Dear Commons Community,
A week ago I posted on the improvements being in the field of industrial robots (see Race Against the Machine…). It presented scenarios of companies such as Phillips Electronics that employ hundreds of workers on assembly lines. Tom Friedman in his column today, presents another look at robots but not the large industrial types but smaller more personal machines that can be programmed by the average person to perform very specific tasks either at work or in the home. He tells of:
”…visiting the design workshop of Rethink Robotics, near Boston’s airport, where I did something I’ve never done before: I programmed a robot to perform the simple task of moving widgets from one place to another. Yup, I trained the robot’s arms using a very friendly screen interface and memory built into its mechanical limbs.
And therein lie the seeds of a potential revolution. Rethink’s goal is simple: that its cheap, easy-to-use, safe robot will be to industrial robots what the personal computer was to the mainframe computer, or the iPhone was to the traditional phone. That is, it will bring robots to the small business and even home and enable people to write apps for them the way they do with PCs and iPhones — to make your robot conduct an orchestra, clean the house or, most important, do multiple tasks for small manufacturers, who could not afford big traditional robots, thus speeding innovation and enabling more manufacturing in America.”
Rethink’s founder, Rodney Brooks, the Australian-born former director of the M.I.T. Computer Science and Artificial Intelligence Laboratory and the co-founder of iRobot, which invented the Roomba vacuum-cleaning robot commented that industrial robots are fixed and not flexible, and they take a long time — and a skilled engineer — to program them to do one repeatable task but:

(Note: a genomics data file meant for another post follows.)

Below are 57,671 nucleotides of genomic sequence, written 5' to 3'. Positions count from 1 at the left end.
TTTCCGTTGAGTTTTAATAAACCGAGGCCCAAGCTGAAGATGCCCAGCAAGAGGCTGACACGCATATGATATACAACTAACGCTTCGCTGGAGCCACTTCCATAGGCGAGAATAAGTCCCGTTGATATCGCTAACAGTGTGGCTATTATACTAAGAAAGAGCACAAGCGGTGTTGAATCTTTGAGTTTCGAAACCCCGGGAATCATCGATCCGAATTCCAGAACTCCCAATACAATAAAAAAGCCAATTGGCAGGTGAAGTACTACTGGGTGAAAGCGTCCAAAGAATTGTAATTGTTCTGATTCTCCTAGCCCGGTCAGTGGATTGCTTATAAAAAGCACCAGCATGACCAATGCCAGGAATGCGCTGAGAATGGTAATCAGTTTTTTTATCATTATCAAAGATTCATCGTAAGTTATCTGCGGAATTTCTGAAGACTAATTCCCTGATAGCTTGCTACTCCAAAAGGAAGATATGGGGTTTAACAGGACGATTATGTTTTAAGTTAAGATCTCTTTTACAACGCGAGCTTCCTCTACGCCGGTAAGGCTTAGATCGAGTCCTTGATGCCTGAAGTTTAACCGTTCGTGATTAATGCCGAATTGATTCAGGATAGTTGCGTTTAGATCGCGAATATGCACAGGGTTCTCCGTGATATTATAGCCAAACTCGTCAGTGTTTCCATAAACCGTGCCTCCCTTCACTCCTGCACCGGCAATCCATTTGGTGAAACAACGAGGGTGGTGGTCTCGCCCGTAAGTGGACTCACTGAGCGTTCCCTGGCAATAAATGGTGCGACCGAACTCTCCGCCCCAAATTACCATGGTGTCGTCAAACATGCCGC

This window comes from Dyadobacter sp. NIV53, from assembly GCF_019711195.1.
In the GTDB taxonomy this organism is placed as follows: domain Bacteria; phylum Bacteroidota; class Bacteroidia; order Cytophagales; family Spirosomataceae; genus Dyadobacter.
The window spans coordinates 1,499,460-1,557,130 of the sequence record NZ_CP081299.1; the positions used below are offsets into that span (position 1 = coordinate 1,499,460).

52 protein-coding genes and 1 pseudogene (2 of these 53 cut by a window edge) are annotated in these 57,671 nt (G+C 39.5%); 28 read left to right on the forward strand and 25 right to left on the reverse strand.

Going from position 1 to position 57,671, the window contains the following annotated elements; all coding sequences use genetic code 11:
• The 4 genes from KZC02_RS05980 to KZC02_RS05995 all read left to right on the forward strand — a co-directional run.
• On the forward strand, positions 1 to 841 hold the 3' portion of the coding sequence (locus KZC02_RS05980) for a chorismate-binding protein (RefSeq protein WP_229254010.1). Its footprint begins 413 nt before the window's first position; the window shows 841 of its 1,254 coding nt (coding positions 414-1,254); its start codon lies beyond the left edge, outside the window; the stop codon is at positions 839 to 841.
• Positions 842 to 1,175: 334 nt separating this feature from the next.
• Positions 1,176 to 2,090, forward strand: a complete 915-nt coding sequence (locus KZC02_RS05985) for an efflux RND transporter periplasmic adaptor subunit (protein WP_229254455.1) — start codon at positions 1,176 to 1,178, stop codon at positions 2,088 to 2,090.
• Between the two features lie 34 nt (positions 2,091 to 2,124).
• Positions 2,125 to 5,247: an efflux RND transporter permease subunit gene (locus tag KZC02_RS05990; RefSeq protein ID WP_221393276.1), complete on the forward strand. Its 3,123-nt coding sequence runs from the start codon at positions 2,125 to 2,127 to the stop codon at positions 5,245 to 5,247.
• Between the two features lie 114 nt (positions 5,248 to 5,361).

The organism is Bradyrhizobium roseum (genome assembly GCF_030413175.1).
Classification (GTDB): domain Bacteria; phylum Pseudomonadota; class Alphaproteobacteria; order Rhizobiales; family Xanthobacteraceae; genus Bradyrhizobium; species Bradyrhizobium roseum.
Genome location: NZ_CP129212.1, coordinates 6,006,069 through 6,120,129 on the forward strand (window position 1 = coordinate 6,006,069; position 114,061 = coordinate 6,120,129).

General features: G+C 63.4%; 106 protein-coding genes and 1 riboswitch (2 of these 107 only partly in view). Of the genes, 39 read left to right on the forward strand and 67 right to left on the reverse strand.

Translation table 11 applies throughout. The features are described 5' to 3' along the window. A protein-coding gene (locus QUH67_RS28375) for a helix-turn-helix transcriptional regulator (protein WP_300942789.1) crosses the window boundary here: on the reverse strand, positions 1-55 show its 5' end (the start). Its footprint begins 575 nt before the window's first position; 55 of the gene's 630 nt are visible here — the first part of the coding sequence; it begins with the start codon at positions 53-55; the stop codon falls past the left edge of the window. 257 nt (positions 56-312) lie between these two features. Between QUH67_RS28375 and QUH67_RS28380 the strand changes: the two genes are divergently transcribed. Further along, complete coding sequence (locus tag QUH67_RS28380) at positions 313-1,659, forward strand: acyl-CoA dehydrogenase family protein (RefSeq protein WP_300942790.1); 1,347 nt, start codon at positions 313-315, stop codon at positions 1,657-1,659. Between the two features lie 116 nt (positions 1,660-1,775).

“Our robot is low-cost, easily programmable, not fixed and not dangerous,” says Brooks. “We were in a small plastics company the other day, and the owner said he is using the robot for two hours to do one task and then rolling it over to do another. With our robots, you teach them about the specific task you want done, and when you are done with that, you program another one. And if your hand gets in the way, the robot just stops.”
“This is the march of progress. It eliminates bad jobs, empowers good jobs, but always demands more skill and creativity and always enables fewer people to do more things. We went through the same megashift when our agricultural economy was replaced by the industrial economy in the late 19th and early 20th centuries. Therefore, what this election should be about is how we spawn thousands of Rethinks that create new industries, new jobs and productivity tools. Alas, it isn’t. So I’m just grateful these folks here in Boston didn’t get the word.”